Generators are flying off store shelves in Texas as more homeowners are opting to invest in the devices used to generate electricity as issues with the state’s energy grid continue to surface.
One home improvement chain has encouraged people to plan ahead by determining what size generator they’ll needed.
“The wattage or power your generator needs to produce will depend on the quantity and type of items or equipment you want to run,” a Home Depot spokesperson told the Dallas Express. “Most generator owner manuals incline examples of what kinds of structures and devices they can provide power for.”
Stay-at-home orders prompted by the COVID-19 pandemic sparked a growing number people who bought generators, and the demand grew in the wake of February’s winter storm, KBTX reported. Now as Texans prepare for severe weather season, even more people are buying generators.
“The Home Depot offers online resources for natural disaster preparedness,” the company spokesperson said. “Residents in storm-prone regions can also attend an upcoming Hurricane and Storm Preparedness Virtual Workshop, where experts will share additional storm preparedness tips.”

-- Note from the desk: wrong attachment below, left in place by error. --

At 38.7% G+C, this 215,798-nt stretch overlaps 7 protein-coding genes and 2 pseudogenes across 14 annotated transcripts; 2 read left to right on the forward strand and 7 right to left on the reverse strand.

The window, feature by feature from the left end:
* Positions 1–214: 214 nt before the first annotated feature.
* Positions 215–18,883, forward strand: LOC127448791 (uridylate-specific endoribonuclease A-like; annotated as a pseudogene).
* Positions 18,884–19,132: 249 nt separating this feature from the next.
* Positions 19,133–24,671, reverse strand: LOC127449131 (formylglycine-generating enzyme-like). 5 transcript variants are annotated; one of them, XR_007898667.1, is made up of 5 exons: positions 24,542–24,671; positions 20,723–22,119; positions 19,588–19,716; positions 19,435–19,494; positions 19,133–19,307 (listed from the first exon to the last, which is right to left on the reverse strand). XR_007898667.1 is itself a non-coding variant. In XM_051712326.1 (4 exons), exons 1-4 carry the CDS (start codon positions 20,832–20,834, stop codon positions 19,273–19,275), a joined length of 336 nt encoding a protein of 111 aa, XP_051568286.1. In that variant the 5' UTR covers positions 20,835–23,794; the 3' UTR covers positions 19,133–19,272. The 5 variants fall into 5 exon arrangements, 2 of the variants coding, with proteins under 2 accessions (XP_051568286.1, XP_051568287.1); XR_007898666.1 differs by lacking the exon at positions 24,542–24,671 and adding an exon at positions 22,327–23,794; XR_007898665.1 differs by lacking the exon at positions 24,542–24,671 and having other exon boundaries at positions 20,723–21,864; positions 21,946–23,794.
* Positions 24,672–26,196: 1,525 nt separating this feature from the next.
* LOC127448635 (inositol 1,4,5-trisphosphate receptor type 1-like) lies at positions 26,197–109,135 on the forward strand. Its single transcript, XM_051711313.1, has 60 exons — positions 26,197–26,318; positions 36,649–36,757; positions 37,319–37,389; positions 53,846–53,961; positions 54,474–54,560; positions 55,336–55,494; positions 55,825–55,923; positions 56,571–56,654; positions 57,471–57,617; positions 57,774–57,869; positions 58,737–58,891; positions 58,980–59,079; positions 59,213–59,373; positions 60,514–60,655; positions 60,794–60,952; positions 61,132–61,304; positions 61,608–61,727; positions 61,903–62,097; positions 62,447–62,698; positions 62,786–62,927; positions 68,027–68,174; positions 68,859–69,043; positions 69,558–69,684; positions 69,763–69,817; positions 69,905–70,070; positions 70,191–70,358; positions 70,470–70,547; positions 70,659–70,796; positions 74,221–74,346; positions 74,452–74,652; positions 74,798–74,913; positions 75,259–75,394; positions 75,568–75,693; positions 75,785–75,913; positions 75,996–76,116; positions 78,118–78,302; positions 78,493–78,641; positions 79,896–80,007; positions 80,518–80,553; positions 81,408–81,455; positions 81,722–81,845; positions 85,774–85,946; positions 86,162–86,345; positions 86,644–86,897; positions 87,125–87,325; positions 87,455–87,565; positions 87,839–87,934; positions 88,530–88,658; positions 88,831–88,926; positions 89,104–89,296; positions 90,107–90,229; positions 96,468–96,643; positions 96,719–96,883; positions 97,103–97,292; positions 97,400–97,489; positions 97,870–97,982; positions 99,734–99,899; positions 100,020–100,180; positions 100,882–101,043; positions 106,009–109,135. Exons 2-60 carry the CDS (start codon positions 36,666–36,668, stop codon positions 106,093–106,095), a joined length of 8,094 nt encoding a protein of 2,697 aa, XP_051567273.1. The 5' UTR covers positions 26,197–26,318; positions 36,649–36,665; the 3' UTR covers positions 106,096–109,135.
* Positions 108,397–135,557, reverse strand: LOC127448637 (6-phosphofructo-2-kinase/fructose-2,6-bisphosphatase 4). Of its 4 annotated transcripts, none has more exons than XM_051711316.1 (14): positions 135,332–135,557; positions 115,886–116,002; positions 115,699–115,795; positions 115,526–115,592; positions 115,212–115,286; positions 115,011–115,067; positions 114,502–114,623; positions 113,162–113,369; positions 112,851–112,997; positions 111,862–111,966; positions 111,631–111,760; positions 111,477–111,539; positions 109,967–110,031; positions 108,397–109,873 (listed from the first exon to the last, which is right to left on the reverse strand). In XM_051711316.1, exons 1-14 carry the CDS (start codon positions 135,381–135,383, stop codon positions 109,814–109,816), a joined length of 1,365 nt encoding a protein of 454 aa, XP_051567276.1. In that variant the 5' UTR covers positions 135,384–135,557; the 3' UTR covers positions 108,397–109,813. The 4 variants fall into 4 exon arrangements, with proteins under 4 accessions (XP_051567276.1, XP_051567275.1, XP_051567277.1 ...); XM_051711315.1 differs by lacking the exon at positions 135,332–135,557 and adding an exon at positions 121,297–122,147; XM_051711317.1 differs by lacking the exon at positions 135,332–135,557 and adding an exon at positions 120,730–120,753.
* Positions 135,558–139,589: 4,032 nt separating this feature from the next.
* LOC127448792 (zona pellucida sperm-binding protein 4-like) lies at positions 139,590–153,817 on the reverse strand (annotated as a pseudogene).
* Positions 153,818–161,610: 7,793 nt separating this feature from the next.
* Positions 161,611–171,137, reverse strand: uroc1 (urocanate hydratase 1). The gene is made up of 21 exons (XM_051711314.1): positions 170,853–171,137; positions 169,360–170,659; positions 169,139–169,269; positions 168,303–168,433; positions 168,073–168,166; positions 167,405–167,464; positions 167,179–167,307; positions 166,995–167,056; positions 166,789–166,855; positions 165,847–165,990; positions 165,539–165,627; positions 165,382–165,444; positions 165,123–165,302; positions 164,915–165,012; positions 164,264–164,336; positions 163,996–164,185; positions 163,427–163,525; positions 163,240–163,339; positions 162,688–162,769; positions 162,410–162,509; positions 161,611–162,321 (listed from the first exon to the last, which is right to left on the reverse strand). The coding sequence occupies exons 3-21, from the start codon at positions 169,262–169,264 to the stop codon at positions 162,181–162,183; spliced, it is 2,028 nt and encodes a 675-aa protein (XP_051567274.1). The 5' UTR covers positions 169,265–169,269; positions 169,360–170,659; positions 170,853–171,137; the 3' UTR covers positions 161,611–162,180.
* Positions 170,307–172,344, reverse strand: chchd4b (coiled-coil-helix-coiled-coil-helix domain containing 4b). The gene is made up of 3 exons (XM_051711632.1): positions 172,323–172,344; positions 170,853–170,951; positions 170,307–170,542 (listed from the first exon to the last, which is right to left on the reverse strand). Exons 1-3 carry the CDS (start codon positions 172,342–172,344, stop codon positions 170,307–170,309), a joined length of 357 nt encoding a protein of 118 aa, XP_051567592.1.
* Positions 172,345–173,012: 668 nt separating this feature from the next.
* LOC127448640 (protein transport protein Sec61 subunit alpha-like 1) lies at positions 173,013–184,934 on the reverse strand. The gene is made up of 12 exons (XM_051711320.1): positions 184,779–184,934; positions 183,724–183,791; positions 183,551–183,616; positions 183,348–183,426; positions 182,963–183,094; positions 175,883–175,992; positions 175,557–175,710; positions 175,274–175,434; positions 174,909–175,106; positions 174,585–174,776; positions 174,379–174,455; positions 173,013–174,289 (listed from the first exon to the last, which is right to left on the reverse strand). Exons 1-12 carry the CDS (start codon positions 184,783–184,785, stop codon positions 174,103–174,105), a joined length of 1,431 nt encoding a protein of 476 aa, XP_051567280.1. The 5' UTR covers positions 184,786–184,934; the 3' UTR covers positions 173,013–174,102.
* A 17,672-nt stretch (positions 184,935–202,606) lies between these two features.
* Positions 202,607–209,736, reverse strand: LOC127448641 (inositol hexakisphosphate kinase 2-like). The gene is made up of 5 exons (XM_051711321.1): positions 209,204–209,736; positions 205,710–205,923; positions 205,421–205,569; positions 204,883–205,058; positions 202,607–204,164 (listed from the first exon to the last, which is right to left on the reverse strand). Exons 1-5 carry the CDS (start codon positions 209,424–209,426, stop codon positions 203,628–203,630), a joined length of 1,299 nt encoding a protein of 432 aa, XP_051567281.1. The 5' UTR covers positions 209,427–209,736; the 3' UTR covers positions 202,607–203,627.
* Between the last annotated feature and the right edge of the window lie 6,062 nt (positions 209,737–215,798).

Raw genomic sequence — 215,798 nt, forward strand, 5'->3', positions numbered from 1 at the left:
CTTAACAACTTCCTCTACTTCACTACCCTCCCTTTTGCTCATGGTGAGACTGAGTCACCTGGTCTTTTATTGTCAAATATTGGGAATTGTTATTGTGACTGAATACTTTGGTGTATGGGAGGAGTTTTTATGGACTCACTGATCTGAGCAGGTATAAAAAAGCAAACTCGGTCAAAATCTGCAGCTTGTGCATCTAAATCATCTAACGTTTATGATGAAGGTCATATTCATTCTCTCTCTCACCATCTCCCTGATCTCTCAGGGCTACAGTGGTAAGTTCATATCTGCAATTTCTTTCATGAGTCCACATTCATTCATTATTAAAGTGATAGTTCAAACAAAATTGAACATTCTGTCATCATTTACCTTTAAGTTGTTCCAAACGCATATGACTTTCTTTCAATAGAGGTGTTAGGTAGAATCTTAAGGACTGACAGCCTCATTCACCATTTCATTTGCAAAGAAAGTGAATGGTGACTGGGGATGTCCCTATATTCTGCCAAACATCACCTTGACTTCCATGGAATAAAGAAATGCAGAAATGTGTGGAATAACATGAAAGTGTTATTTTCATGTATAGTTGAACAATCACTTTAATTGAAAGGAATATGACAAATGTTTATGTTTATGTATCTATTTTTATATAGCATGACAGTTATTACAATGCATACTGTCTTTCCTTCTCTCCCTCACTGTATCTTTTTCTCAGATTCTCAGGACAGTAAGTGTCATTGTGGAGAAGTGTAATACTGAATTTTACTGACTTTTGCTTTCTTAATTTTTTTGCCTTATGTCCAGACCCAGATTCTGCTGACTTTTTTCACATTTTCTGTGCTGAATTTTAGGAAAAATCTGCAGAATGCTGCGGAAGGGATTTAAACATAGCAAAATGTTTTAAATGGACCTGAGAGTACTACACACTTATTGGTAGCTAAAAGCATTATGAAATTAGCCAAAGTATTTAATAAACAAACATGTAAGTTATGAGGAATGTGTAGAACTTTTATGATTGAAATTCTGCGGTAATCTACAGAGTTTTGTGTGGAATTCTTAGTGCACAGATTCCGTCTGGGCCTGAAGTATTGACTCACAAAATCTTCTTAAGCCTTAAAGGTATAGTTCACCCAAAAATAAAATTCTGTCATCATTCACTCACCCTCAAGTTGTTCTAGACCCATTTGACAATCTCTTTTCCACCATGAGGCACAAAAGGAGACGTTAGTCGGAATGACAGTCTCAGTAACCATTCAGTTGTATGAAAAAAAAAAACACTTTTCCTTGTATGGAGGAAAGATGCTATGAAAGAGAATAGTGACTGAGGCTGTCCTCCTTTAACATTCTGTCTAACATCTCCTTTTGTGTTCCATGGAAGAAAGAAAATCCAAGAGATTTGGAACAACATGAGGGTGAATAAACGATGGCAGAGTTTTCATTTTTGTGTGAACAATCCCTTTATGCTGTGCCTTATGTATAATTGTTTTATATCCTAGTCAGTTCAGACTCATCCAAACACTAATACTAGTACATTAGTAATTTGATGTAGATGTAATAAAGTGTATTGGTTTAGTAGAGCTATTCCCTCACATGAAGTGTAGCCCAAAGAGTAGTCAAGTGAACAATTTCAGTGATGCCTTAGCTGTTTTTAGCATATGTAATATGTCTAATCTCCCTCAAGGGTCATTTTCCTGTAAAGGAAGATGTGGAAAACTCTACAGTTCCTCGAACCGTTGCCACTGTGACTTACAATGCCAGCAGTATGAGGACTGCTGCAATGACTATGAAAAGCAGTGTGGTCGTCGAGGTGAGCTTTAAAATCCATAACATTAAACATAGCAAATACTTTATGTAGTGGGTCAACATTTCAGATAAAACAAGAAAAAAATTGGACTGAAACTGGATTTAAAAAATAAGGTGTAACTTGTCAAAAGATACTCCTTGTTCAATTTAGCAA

Still there are some risks associated with generators buyers should be aware of before powering the device up.
“With portable generators though, always be in the know. They can also pose serious dangers if operated improperly,” a Home Depot spokesperson said. “Fortunately, it’s easy to stay safe by reading your owners manual before operating your generator and following a few generator safety guidelines. Make sure the generator is always running outside with the exhaust directed away from openings to the home or nearby building — at least 20 feet from any occupied buildings.”
Texans also sought alternative means to generate electricity when they were told to reduce their usage as the temperatures soared.
It was back on June 14 that the Electric Reliability Council of Texas, or ERCOT, advised Texans to conserve energy when the state’s grid showed signs of instability because the increase in demand mainly caused by an uptick in cooling units being turned on, according to KXAN.
ERCOT had urged Texans to expect such conditions to continue through at least June 18, Business Insider reported.